Moral Landscape in a Sichuan Mountain Village


This website is a draft prototype of a project that explores the histories, beliefs, livelihoods, and local identities in Xiakou (sha-ko) Village, located in the mountains of Ya'an County, in western Sichuan Province of the People's Republic of China. The goal of the project is to understand Xiakou Village as an evolving cultural landscape, defined as the interwoven field of physical environment, historical memory, and moral agency, in which particular places gather a people’s sense of themselves and serve as sources of belonging and identity. 

To reach that goal, the project will attempt to pioneer digital ethnography, or the interactive presentation of focused, long-term fieldwork research results in the form of an online monograph, media archive, and information structures such as relational databases, and GIS mapping.  Our plan is to use the project's digital form to reinforce its ethnographic content, using new technologies to render more transparent the relationship between source and interpretation, to open up non-linear narrative paths through the ethnography, and therefore to more vividly reveal the interconnections among different dimensions of village life that are the core content of the project.

The digital ethnography is organized through eight chapters: History, Landscape, Belief, Folklife, Authority, Work, Gazetteer, and Biography.  There are three main types of content within this chapter structure: essays, interactive maps, and artifacts.  Essays are the basic interpretive building blocks of the ethnography and are accessed through the chapters.  Visitors looking for a sense of one of the ethnography's multimedia essays might visit Folklife > Mountain Songs . The interactive maps under the Gazetteer chapter will offer spatial representations of sites in the cultural landscape, dynamically presented through GIS layers, sorted by kind and historical period.  For demonstration purposes, a flash animation of how this might eventually work in GIS can be accessed through Gazeteer > interactive Gazeteer map (note that because this is an animated simulation the rollovers are not linked to artifact pages).   Both the maps and essays will be illustrated and documented by “artifacts,” linked to multimedia content—photographs, video and audio recordings, image maps, diagrams, supplemental texts, primary source documents, and field notes.  The artifact frames this multimedia content within supplementary fields, including description, location, transcription, translation, notes, and other relevant metadata, especially links and keywords. A list of sample artifacts can be accessed through Resources > Media Catalogue.   Artifacts float free of chapters and essays—they may be referenced by one or more essays or they may have no special associations, but they serve as a flexible narrative tissue linking essays and artifacts together, and they highlight thematic overlaps and interconnections within the ethnography.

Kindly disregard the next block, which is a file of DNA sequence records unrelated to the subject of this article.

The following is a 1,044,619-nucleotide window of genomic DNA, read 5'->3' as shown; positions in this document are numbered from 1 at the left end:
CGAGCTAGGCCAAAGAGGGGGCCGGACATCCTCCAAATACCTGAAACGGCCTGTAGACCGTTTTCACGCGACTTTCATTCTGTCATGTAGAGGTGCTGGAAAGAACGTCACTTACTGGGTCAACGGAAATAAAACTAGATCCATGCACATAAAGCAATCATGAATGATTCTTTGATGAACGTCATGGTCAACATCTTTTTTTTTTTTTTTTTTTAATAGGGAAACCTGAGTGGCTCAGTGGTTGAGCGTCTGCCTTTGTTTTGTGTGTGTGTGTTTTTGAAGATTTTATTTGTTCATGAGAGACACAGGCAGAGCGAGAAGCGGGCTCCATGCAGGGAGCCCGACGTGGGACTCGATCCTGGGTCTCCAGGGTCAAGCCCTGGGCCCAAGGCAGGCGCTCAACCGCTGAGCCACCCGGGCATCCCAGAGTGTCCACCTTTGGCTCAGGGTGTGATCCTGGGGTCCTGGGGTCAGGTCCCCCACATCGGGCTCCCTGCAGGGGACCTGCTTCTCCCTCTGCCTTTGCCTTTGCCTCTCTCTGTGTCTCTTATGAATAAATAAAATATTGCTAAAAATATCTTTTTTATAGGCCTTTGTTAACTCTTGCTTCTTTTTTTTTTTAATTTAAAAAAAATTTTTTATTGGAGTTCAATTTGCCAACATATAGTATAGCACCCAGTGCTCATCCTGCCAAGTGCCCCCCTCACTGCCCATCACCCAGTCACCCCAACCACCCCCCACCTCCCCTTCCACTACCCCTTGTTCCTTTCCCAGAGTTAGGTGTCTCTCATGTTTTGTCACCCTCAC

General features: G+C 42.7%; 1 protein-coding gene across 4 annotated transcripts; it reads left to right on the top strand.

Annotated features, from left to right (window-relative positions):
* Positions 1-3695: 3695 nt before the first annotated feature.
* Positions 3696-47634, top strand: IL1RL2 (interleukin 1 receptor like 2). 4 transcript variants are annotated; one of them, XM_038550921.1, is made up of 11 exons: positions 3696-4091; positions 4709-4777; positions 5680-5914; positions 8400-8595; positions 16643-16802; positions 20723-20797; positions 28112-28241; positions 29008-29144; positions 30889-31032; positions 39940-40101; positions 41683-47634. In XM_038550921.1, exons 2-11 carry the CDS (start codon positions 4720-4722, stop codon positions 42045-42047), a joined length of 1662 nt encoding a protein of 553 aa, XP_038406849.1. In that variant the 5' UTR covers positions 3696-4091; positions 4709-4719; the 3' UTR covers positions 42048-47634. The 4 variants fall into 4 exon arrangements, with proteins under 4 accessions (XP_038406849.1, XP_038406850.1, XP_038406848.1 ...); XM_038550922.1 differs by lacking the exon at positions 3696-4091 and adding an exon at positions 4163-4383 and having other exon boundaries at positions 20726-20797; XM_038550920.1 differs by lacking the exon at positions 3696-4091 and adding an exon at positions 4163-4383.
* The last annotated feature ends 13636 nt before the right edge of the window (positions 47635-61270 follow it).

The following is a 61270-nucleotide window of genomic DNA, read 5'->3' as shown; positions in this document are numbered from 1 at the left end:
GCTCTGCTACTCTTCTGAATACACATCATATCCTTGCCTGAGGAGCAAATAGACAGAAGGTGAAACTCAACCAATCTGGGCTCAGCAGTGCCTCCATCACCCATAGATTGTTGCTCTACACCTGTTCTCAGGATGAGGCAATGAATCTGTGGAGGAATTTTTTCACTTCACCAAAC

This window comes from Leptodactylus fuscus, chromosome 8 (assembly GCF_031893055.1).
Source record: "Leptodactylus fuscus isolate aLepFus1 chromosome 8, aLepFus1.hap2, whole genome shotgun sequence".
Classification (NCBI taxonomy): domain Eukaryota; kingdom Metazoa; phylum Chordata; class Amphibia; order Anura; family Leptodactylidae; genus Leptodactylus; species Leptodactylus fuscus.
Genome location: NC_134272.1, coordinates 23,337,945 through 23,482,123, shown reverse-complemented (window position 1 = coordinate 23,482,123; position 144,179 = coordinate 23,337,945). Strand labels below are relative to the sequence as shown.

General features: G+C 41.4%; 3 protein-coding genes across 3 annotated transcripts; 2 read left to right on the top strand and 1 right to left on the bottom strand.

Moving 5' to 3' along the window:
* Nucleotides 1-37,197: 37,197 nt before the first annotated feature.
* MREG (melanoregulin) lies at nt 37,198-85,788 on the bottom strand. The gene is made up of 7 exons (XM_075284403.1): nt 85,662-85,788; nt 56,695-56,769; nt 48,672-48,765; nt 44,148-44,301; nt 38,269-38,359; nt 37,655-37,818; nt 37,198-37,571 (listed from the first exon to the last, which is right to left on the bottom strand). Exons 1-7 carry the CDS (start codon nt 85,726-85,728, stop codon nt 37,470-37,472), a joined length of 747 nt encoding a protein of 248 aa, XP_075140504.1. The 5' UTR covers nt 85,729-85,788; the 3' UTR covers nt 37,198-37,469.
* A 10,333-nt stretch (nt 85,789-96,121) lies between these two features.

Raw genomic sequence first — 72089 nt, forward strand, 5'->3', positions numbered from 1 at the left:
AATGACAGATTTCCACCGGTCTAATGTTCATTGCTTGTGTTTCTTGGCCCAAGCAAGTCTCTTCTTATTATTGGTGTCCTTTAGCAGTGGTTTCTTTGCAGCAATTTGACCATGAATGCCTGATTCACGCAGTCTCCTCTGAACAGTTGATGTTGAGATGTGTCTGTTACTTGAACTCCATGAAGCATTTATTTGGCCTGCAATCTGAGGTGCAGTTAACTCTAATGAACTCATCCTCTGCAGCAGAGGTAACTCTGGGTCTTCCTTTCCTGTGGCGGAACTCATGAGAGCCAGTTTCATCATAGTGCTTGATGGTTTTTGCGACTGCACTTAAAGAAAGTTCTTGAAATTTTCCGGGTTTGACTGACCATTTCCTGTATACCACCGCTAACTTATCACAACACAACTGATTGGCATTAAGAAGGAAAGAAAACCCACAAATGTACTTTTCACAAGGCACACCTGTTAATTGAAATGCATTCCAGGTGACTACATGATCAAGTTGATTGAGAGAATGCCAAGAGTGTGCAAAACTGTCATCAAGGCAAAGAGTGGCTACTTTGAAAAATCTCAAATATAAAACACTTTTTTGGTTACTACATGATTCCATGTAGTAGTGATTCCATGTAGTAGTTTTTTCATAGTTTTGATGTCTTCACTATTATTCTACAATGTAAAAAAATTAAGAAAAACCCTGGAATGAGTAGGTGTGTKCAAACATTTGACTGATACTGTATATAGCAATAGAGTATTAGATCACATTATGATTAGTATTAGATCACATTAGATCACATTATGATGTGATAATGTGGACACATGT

The overall approach we want to adopt in the digital ethnography is to maximize freedom of intellectual movement through a thick set of primary sources and interpretive essays.  The reader will thus be liberated from a fixed “authorial” linear narrative, and enabled to move through a tissue of alternative narratives that are “opened” both by disclosing the source material on which our interpretations are based (i.e., artifacts) and by the interactive functions of the maps and database (i.e. search functions).  At the same time, the reader will not simply be free floating in an inchoate mass of information.  All the artifacts comprise media that are embedded within a contextual framework of data, and the selected keyword approach to searching, along with the set number of map layer variables integrated with the essays and artifacts, will create a guiding structure for the digital ethnography as a whole.

At this point the website is simply a rough draft intended to suggest rather than actually present the digital ethnography form we plan to develop.  Although 23 of the ethnography's 32 essays are in place, only a few of the artifacts have been installed in the essays, and while we have prepared the content of nearly 100 of the projected 250 artifacts, completion of this work must wait for development of the project's information structures and file protocols.  We are currently seeking funding to create the technical infrastructure that can fully realize the projects' potential. 

Since this is a draft, there are numerous formatting errors and browser compatibility problems.  We appreciate your forbearance and warmly welcome your suggestions.